In any event, the complainant has informed us that subsequent to this item RNZ broadcast a statement from the Church on air, the Secretary of the Church of Scientology New Zealand was invited to take part in a future Saturday Morning programme (discussed further under fairness below) and the interviewer directed listeners to further information and sources should they wish to get the Church's perspective, for example the Church's website. She also utilised 'devil's advocate' questioning from time to time which highlighted positive aspects of the Church; for example, she said, 'The question is of course how you define religion, is it not? And if I were a Scientologist... you know it helps people out, it gives them a home, it makes them feel like they belong to a family'.
 For these reasons, we decline to uphold the complaint under Standard 4.
Was the Church of Scientology treated unfairly?
 The fairness standard (Standard 6) states that broadcasters should deal fairly with any person or organisation taking part or referred to in a programme. One of the purposes of the fairness standard is to protect individuals and organisations from broadcasts which provide an unfairly negative representation of their character or conduct. Programme participants and people referred to in broadcasts have the right to expect that broadcasters will deal with them justly and fairly, so that unwarranted harm is not caused to their reputation and dignity.4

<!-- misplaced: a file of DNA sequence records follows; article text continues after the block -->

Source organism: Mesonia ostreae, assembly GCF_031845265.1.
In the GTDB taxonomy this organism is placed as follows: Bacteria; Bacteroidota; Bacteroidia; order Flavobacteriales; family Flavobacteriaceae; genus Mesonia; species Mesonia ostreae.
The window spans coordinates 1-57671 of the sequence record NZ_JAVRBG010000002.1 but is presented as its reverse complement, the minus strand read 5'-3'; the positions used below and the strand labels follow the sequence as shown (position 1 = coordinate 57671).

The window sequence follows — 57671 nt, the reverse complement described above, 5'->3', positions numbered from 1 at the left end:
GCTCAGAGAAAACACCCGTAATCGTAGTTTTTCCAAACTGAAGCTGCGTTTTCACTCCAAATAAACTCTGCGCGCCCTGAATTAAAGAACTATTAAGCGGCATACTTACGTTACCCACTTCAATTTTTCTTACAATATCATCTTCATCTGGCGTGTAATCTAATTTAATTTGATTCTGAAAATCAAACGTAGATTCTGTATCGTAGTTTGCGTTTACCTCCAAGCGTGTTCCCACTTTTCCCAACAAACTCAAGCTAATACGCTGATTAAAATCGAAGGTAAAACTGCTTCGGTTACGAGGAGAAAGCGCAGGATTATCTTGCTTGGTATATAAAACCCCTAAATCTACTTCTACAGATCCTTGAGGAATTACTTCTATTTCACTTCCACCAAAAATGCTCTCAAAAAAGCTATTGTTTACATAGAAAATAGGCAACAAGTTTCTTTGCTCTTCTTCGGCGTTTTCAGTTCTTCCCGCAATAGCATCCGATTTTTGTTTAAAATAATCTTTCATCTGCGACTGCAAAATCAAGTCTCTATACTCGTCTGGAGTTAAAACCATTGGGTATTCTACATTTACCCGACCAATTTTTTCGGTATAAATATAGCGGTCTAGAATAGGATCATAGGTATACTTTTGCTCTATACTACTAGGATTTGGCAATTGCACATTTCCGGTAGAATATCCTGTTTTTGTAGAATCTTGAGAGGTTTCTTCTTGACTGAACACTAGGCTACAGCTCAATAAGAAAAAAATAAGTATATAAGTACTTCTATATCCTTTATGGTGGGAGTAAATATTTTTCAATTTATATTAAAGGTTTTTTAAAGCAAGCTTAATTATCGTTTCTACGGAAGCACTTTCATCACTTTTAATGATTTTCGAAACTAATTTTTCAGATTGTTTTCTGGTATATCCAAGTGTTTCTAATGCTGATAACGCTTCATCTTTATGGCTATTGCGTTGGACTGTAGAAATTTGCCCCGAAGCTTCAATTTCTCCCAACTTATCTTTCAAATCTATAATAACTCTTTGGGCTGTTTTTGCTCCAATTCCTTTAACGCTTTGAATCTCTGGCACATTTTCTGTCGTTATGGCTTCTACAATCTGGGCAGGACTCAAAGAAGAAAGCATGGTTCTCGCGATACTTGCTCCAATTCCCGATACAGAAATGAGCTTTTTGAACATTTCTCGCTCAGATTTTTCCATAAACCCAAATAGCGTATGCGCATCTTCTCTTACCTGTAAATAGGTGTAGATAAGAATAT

Ms Dunstan argued that the interview was negative towards, and 'grossly misrepresented', Scientology practices. She asserted that Going Clear contained no input from the Church or from practising Scientologists and that the filmmaker continued to make 'outrageous claims' about the Church which he has no evidence to support, as he did during the interview. While Ms Dunstan acknowledged RNZ's offer to interview a Church spokesperson subsequent to the original broadcast, she did not feel this adequately addressed the bias and 'actions to incite hatred and discrimination against Scientology and Scientologists' in the interview.
 RNZ accepted that Scientologists and the Church were the subject of some criticism during the interview, but felt no undue harm was caused by the broadcast; it considered greater harm would be caused by unnecessarily restricting an individual's freedom of speech. RNZ noted that the guidelines to the fairness standard state that broadcasters should respect the rights of individuals to express their own opinions, which in its view was exactly what had occurred on this occasion. It said the interviewer had posed challenging and 'devil's advocate' questions to the filmmaker and had also made specific reference to the material and website link provided by the Church. Further, the Secretary of the Church of Scientology New Zealand was invited to take part in a future Saturday Morning programme. Overall RNZ did not believe the Church was treated unfairly.